One of the best things about being a pilot is we can choose where we live, especially aerobatic pros who like to live close to their work. ...
Flying is the least of what air show pilots do. For our 10 minutes in the air, we pay the price of executing the logistics that gets us there. ...
Who's the best pilot in history? Good question. And who's the best pilot today?
I was with several hundred students, faculty and guests at the Army War College's 59th National Security Seminar (NSS) in June of this year.
Careers in aviation are nothing if not dynamic. Aviation Career Update 2013
At a recent hangar party, I met a woman who owns a very nice Piper Cherokee.
We can't be flying all the time, though some would prefer it. I admit I'm a lousy spectator.
Have you ever wondered what it's like to be flying in close formation with another airplane, seeing the tiniest movement of an aileron, the heat curling from the exhaust? ...
In 1984, I trained with air show pilot Duane Cole at Luck Field in Burleson, Texas, for the Intermediate category of the U.S. National Aerobatic Championships. ...
As a kid in love with flying and all things related to it, I couldn't fathom the idea of getting paid for it.
I was a stick-and-rudder pilot with very little knowledge of instrument flying. Steeped in flying wires, tube and fabric, I never thought I'd need or want an instrument rating.
After going to an air show in Canada and a competition in Wisconsin in 1983, I knew that flying aerobatics was what I was meant to do.
If you love what you do, you're not really working, but being an air show pilot is a mixture of hard work and hardly working.
I love early mornings in Tsavo. ...
Recently, I came across The Cloud Appreciation Society.
Rush, Serpentine, Robbers and Mill are names of some of the fires I've flown. Fires are usually named after a geographical landmark at the origin of the fire—a road, town, river or a creek.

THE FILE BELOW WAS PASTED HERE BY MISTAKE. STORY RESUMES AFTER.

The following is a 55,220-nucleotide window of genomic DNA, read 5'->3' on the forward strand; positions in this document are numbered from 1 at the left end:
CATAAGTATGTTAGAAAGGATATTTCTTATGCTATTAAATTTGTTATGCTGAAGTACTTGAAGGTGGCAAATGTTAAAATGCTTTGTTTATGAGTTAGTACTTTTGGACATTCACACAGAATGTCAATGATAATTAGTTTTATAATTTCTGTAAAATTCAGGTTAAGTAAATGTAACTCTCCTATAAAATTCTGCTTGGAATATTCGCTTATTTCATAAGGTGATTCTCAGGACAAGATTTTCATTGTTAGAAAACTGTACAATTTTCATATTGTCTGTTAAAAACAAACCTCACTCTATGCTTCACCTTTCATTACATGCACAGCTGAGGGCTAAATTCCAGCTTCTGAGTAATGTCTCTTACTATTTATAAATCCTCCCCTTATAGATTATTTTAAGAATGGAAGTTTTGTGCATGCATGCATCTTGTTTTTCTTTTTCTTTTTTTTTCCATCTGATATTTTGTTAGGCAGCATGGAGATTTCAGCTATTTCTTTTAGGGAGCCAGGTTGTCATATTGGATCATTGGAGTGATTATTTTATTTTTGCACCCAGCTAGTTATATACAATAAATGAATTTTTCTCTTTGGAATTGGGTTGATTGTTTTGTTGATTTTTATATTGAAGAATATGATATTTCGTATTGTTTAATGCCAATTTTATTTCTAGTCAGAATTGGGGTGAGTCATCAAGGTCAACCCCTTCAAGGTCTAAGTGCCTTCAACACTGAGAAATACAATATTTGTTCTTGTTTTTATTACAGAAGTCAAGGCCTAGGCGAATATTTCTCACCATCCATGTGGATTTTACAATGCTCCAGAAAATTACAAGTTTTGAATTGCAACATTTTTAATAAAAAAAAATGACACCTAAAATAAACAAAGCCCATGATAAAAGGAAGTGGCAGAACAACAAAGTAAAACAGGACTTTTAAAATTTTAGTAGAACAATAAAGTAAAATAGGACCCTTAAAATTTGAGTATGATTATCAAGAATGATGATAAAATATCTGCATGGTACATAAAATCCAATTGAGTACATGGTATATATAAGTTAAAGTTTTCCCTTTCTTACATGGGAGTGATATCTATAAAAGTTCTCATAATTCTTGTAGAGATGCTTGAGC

If one thing serves us well in life and in aviation, it's the art of being resourceful—intelligent and creative problem solving and making the best use of time and available resources.
This summer, I've had the good fortune to fly OV-10 Broncos out of the Chico Air Attack Base.
If you ask the average high-school student today about working as an airline pilot, you might get more questions than answers.
In 1927, Charles Lindbergh flew The Spirit of St Louis from New York to Paris non-stop, defining exploration for the 20th century. ...
When I'm signing autographs on the flight line, people like to tell me their stories about flying.
Pilots sit on their butts a lot. We might want to stay in shape.
My friend Mark Magin, Onboard Images President, recently told me a hilarious story. Sitting in first class on a commercial flight, he noticed there was an all- female flight crew.
Aviation is the greatest science known to man simply because every other mental discipline comes into play each time an aircraft takes flight.
I'm constantly asked about my unique line of work as an air show pilot, "Do you get dizzy?" or, "Do you wear those earrings when you fly?" But probably the question I'm most asked is about fear—"Aren't you afraid when you're diving toward the ground?"...
We're all part bird, aren't we? We have wings, but unfortunately they're only a steely imitation of the real thing.
For the first time since the great crash of 2008, we've heard nothing but optimism (though some of it was cautious) during interviews for our annual aerospace careers feature.
Pilots are a conscientious group. We do preflights, use checklists, and respect our physical and technical limitations.
We all love stories of how people are seduced by aviation, but it's just as interesting to know what keeps them out.
I'm still learning to fly. Even three decades after earning my private pilot certificate at 17, I'm still a student pilot, and I'm okay with it. ...